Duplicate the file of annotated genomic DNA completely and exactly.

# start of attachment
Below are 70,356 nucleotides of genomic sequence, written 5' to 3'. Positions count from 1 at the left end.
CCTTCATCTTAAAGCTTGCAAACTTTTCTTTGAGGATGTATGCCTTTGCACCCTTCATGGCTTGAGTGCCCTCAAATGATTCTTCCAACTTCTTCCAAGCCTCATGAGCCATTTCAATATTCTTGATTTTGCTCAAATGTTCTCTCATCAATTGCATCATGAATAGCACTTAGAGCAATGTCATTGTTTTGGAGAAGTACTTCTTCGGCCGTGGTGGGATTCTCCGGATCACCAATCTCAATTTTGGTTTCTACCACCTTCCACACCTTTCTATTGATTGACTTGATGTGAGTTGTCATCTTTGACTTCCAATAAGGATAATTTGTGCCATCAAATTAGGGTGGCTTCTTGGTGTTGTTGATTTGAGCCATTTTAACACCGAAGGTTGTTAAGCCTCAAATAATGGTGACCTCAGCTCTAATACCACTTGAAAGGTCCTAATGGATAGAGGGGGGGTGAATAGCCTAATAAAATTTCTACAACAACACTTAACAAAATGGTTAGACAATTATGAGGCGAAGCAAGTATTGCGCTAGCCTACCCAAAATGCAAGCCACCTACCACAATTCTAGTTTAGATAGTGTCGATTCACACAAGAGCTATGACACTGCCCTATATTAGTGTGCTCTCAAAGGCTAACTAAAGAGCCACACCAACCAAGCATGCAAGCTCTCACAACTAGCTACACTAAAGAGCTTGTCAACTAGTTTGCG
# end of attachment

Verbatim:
Below are 70,356 nucleotides of genomic sequence, written 5' to 3'. Positions count from 1 at the left end.
CCTTCATCTTAAAGCTTGCAAACTTTTCTTTGAGGATGTATGCCTTTGCACCCTTCATGGCTTGAGTGCCCTCAAATGATTCTTCCAACTTCTTCCAAGCCTCATGAGCCATTTCAATATTCTTGATTTTGCTCAAATGTTCTCTCATCAATTGCATCATGAATAGCACTTAGAGCAATGTCATTGTTTTGGAGAAGTACTTCTTCGGCCGTGGTGGGATTCTCCGGATCACCAATCTCAATTTTGGTTTCTACCACCTTCCACACCTTTCTATTGATTGACTTGATGTGAGTTGTCATCTTTGACTTCCAATAAGGATAATTTGTGCCATCAAATTAGGGTGGCTTCTTGGTGTTGTTGATTTGAGCCATTTTAACACCGAAGGTTGTTAAGCCTCAAATAATGGTGACCTCAGCTCTAATACCACTTGAAAGGTCCTAATGGATAGAGGGGGGGTGAATAGCCTAATAAAATTTCTACAACAACACTTAACAAAATGGTTAGACAATTATGAGGCGAAGCAAGTATTGCGCTAGCCTACCCAAAATGCAAGCCACCTACCACAATTCTAGTTTAGATAGTGTCGATTCACACAAGAGCTATGACACTGCCCTATATTAGTGTGCTCTCAAAGGCTAACTAAAGAGCCACACCAACCAAGCATGCAAGCTCTCACAACTAGCTACACTAAAGAGCTTGTCAACTAGTTTGCG